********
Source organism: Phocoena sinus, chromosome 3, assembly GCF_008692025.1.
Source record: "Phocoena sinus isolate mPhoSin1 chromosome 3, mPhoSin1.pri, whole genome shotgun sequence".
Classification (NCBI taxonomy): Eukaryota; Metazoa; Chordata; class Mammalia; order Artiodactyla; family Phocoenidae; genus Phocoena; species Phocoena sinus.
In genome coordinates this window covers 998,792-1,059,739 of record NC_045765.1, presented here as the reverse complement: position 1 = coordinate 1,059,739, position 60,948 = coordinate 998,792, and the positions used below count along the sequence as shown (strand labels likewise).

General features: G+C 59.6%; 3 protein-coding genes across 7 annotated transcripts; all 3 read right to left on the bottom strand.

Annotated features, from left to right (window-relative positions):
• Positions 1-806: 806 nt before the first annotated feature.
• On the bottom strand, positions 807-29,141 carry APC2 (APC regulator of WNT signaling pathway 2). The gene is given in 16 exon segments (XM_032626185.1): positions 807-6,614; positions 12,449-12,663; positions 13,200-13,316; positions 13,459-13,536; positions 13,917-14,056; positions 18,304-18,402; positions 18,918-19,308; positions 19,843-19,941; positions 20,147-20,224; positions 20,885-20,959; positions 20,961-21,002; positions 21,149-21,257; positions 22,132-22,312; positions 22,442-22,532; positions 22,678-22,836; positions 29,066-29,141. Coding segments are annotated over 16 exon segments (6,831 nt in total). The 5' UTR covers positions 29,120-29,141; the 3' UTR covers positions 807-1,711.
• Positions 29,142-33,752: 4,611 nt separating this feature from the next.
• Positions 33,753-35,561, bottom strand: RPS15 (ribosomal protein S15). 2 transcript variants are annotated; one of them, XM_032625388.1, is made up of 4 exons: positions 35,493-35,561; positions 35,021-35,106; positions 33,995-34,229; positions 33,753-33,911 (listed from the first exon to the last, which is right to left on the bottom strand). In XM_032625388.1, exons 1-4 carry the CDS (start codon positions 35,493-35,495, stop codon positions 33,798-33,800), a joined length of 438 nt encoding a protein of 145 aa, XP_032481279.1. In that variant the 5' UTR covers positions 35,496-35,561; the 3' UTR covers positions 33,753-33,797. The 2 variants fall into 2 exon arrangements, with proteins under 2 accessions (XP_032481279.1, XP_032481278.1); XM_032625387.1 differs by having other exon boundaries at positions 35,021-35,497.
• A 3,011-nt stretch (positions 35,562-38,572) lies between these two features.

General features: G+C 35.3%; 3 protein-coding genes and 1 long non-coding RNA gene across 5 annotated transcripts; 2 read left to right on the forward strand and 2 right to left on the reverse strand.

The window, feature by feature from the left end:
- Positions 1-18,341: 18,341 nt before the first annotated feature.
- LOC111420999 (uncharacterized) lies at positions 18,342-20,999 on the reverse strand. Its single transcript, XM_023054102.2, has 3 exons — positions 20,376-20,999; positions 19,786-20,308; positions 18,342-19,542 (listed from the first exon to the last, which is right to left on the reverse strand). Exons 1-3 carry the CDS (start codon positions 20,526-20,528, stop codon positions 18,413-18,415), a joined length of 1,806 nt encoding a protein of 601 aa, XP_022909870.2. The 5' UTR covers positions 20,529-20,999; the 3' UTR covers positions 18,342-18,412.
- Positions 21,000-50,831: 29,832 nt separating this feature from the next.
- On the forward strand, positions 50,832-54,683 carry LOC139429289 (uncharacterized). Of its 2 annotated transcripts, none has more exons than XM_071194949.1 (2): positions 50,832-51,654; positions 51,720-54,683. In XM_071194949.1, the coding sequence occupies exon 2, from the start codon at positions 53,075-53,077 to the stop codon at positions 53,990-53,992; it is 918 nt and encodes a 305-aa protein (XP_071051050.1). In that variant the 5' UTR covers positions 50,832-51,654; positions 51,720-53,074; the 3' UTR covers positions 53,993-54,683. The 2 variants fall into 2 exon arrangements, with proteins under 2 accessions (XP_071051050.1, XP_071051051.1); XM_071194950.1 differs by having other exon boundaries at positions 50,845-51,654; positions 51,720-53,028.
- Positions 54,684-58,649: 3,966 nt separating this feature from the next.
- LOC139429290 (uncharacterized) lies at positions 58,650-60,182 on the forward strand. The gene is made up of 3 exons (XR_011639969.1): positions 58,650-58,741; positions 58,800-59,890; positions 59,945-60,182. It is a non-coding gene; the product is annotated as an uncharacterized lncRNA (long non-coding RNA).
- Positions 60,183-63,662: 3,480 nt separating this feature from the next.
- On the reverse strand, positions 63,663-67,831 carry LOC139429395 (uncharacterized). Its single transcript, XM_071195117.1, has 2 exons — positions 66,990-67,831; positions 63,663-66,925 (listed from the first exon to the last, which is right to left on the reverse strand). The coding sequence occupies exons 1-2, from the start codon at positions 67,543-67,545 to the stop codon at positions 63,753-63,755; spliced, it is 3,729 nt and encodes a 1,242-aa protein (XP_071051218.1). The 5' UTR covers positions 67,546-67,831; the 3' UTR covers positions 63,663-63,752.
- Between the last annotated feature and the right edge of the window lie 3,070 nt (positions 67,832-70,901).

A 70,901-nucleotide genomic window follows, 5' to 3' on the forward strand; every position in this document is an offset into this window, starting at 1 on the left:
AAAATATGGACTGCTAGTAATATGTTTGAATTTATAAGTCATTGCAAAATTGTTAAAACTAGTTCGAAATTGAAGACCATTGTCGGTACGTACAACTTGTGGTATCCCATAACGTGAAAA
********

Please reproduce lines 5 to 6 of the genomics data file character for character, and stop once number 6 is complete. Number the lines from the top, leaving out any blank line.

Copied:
General features: G+C 59.6%; 3 protein-coding genes across 7 annotated transcripts; all 3 read right to left on the bottom strand.

Annotated features, from left to right (window-relative positions):